For all but two years of my childhood, I lived in Southern California; but we did move around within the state. In several towns people cautioned our parents “Watch out: be careful if you have to drive through [a certain part of] town. Lock your doors!” Ethnic prejudice prevailed; but as a child I rejected it, and it never took hold in my mind.
There were not many black kids in my schools, but the ones who did attend were usually lonely, and I chose to befriend them. Several times I saw adults insult people of a different ethnicity, and I disrespected them for their ignorance. Although dad was born and raised in South Texas, he taught me that we all are equal in God’s sight – and that was good enough for me.
But living in Charleston, S.C. in 1963-1964 presented an eye-opener for me. In my senior year in high school I was in the school band, glee club, and in the senior play.
But my life changed around 1:45 PM (ET) on Friday, November 22, 1963 when an uproar broke out throughout the high school. It sounded like our football team had just scored the winning touchdown.
President John Kennedy had just been murdered in Dallas, Texas.
I was flabbergasted, stunned, and didn’t believe it. I didn’t want to believe it! Why would anyone want to murder the president of the United States? And why would any American citizen cheer when our president was killed? Even Christian kids were cheering!
My feelings of disbelief quickly changed to hatred of those who would raucously cheer over our President’s murder. The only animosity toward a people I had ever experienced previously was in reading about the Nazis and Japanese whom we fought in WWII, and the Communists – although I never disliked them personally.
But now, I experienced a deep-seated hatred for some of my own countrymen. Not black, but white! At seventeen years of age, being raised in Church and in the military, I disdained anyone who treated human life as a disposable item. Voicing my feelings, my reputation took a turn. You see, I also had the stigma of being a Californian, and California supported the North in our Civil War. But President Kennedy, a Northerner, was hated by many in the South because he had been endorsing ethnic integration which the Deep South rejected.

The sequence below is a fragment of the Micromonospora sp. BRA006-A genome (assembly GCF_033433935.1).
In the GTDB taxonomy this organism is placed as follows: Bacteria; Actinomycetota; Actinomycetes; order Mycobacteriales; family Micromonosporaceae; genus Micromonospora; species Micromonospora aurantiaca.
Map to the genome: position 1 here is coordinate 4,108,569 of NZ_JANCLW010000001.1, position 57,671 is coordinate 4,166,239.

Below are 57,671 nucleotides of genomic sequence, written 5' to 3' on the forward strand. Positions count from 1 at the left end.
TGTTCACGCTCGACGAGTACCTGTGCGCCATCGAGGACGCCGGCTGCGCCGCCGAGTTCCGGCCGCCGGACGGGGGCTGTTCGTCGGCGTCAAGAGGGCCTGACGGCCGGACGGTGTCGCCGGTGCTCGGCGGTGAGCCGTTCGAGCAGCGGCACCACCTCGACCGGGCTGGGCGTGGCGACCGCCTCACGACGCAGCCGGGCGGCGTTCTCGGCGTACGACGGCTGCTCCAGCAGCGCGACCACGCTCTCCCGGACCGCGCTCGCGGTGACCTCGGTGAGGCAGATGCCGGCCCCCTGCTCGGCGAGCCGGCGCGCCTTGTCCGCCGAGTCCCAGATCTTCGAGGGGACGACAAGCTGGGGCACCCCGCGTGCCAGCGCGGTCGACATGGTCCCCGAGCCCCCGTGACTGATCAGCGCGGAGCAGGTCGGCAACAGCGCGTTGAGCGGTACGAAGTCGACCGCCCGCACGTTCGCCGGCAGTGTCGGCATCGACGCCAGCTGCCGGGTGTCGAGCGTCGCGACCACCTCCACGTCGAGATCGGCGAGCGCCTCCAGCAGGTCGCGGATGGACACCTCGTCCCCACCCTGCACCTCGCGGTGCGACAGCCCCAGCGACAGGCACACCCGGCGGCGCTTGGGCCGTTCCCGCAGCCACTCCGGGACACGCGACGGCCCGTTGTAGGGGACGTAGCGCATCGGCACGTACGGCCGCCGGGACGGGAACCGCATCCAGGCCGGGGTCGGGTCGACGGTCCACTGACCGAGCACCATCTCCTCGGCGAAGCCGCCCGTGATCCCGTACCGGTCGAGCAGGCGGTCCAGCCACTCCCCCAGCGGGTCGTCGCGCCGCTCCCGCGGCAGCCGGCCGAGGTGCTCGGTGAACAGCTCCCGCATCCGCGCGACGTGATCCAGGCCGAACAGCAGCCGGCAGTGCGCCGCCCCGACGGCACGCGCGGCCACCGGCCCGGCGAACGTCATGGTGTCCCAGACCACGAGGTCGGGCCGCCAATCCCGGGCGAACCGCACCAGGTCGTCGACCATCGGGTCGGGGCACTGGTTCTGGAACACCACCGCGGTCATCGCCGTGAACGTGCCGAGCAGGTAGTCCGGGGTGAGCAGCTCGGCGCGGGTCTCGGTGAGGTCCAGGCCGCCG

My black friends in Charleston had been nervous about being seen with me. But now several of them took me aside and said: “We can’t spend any more time with you. You are not one of us, and you being with us is making our life harder. We are going to get hurt if we don’t stop being with you.”
I said, “I don’t understand. You are my friends, and I will fight anyone who tries to hurt you!”
Then the clincher. One of them said, “But next year you will be gone, and we will still be here. Who will protect us then? Don’t come around us anymore!”
THAT is when ethnic bigotry and prejudice took on a new – and contemporary – meaning for me. I viewed the American Civil War in somewhat of a different light. It broke my heart to be deprived of friendship with the black kids. It broke their hearts, too, for apparently, I was the first white kid who ever wanted to spend time with them. I was still in the band, glee club, and the senior play, and I still got along with most the white kids, but my life had changed.
When that school year was over, I rode the Greyhound Bus back to Southern California. At midnight, I was the only passenger from Charleston to Atlanta; but from Atlanta to New Orleans, the bus was as full as a sardine can.
With only two seats available (one in the middle of the bus near a white woman, the other in the back near a black man), all eyes were on me as I walked to the back of the bus. The black man told me that I couldn’t sit there because that was the black section; but speaking so that everyone could hear me, I informed him that this was America and I could sit anywhere I chose. When he said, “You could git awful hut if you sit heah.” I said, “I’ll take my chances.”
I couldn’t see them, but in retrospect, I am sure that several Angels were accompanying me on that bus ride.
On our way to New Orleans, that black man taught me, a naïve teenager, a college course on the plight of black Americans – a lesson I have never forgotten. Prejudice is a manifestation of ignorance at best, and demonic hatred at worst – depending on how people act – and I dedicated my life to teaching truth; for it is the truth of Jesus Christ that sets people free.
Jesus said in John 8:33; “You are truly my disciples if you remain faithful to my teachings. And you will know the truth, and the truth will set you free.”